Akdamar Church, also known as the Church of the Holy Cross, is a medieval Armenian cathedral located in the eastern Van province of Turkey, which hosted a special ceremony on Sunday. The ceremony marked the tenth mass of the 1,100-year-old church since it reopened in 2010 after 95 years. The church was constructed by architect Bishop Manuel between 915-921, who was commissioned by King Gagik I Artsruni. During the ceremony, Turkey’s head of the Armenian Patriarchate, Sahak Mashalyan, emphasized the thousand-year coexistence of Armenia and Turkey and expressed his hopes for more cordial relations between the two nations. The ceremony was attended was hundreds of pilgrims.
The European Times reports:
An 1,100-year-old Armenian church in Turkey’s eastern Van province hosted its tenth special Mass since it opened in 2010 after a 95-year hiatus, reported Mesut Varol and Emre Ilikan from Anadolu Agency.
Sahak Mashalyan, head of the Armenian Patriarchate in Turkey, and Father Harutyun Damatian came to the island with their clergy to perform the ceremony at Akdamar Church.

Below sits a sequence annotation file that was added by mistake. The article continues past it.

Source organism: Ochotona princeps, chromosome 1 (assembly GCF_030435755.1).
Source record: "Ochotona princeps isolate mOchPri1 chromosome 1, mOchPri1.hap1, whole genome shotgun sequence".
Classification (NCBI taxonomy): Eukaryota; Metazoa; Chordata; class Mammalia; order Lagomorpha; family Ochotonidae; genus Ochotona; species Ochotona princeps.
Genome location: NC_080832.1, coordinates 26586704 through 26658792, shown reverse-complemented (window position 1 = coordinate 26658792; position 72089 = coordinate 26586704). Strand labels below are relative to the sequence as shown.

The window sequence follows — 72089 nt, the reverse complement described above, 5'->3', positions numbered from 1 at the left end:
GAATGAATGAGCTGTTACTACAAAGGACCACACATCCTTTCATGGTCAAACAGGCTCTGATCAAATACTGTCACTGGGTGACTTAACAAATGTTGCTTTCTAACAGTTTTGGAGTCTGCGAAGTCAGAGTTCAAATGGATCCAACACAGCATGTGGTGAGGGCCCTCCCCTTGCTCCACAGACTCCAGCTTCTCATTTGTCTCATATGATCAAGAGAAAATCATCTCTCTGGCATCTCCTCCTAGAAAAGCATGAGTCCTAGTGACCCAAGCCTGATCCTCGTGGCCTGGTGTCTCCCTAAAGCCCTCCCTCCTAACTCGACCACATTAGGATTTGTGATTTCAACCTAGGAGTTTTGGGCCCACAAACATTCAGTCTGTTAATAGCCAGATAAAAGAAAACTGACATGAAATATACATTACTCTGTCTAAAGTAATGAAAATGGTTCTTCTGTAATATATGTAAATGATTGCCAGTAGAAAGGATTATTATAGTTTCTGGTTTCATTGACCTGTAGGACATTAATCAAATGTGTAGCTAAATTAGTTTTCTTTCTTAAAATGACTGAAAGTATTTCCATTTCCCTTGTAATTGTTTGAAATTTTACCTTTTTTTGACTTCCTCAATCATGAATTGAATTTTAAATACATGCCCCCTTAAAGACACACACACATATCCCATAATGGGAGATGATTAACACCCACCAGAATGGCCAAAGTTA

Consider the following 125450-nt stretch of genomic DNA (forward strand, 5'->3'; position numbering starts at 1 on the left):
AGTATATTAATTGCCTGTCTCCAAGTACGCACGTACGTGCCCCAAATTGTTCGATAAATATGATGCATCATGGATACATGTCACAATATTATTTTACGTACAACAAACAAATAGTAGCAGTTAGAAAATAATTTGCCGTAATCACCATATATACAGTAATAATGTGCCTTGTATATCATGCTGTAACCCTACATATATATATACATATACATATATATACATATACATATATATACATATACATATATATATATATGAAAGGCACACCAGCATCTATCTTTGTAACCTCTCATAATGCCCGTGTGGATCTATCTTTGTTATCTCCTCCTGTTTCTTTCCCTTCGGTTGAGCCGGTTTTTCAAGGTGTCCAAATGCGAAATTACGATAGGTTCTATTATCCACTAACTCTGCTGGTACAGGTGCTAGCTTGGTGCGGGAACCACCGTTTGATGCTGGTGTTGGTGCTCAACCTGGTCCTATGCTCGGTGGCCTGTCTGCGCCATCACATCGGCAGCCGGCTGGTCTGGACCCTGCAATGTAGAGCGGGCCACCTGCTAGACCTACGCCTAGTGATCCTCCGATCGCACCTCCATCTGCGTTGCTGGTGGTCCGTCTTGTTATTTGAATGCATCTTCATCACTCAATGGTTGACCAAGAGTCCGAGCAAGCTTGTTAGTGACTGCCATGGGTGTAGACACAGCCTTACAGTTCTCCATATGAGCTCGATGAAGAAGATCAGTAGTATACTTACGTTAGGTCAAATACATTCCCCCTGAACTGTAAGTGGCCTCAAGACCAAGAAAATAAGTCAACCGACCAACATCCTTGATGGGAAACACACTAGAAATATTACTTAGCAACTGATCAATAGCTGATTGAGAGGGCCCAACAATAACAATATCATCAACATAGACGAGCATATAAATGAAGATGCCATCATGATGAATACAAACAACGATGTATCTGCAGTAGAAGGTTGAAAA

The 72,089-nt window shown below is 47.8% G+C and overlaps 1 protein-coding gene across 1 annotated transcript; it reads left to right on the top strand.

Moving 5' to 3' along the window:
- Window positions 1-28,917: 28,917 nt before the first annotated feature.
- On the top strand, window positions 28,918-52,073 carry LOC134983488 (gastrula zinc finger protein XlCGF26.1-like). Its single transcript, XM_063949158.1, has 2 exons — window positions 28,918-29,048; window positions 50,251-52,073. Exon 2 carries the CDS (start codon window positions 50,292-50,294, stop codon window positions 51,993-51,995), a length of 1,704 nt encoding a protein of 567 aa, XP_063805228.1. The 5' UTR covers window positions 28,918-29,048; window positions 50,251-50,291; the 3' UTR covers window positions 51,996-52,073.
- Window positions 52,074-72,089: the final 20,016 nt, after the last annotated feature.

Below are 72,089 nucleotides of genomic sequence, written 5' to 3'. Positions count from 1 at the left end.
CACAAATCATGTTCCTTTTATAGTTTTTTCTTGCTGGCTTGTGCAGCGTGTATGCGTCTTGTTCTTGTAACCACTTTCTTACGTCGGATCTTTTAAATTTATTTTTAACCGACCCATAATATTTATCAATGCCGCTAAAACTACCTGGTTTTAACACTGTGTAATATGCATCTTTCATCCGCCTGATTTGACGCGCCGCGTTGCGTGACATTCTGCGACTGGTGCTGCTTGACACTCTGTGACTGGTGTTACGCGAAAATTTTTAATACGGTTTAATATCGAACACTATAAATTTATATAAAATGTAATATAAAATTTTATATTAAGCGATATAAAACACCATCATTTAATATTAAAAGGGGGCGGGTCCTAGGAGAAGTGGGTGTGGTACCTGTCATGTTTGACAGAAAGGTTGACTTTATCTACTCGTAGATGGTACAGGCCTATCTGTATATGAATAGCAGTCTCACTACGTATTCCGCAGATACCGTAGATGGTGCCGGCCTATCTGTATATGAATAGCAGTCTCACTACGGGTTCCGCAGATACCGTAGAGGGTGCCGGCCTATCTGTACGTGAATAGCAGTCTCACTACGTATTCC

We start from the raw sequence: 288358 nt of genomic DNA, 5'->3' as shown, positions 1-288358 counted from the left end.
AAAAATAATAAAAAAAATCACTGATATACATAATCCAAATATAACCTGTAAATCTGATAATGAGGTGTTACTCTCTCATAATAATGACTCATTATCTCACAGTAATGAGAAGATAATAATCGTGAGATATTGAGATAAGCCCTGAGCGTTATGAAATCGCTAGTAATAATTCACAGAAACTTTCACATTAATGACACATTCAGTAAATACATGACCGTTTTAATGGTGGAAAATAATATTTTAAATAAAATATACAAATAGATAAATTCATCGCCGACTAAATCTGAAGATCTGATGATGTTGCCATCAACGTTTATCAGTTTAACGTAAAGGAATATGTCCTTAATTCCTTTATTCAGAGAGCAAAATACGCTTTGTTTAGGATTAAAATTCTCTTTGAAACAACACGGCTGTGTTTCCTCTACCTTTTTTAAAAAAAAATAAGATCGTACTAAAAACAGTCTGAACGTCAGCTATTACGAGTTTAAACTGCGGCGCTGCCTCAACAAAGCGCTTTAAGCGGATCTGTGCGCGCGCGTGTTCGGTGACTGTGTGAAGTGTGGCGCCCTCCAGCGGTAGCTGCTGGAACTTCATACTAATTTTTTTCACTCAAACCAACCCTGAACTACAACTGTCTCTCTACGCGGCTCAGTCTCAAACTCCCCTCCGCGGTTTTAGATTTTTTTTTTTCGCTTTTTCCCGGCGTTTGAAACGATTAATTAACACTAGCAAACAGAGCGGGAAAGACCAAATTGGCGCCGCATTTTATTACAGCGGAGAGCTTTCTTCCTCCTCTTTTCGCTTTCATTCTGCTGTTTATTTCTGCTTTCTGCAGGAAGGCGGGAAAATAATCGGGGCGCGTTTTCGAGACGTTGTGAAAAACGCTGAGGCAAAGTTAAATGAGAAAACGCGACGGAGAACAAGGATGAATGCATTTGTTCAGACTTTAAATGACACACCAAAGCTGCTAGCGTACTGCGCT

The liturgy was presided over by Damatian and attended by 46 clerics from the patriarchate and some visitors from Istanbul, Armenia and other parts of the world.
After the liturgy, Mashalyan expressed his gratitude to the authorities who gave permission for the ceremony to take place.
He also made remarks about the ongoing dialogue between Turkey and Armenia.
Stressing that the Turkish and Armenian nations share a thousand-year coexistence, Mashalyan said the two nations can develop promising and brighter relations, Anadolu Agency reported.
“Today we prayed that the two friendly peoples would live in peace so that the Caucasus would become a land of peace. May God protect our country and humanity,” Mashalyan said.
Hundreds of pilgrims flocked to the island where the unique temple is located.
Akdamar Church, a medieval Armenian place of worship, was built between 915-921 by architect Bishop Manuel under the direction of King Gagik I Artsruni.
The church, which has a special place in East-West Christian art, bears the most important decorations and the most elaborate wall reliefs of its time and was accepted into the UNESCO World Heritage Tentative List on April 13, 2015.
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Photo by Adam Jones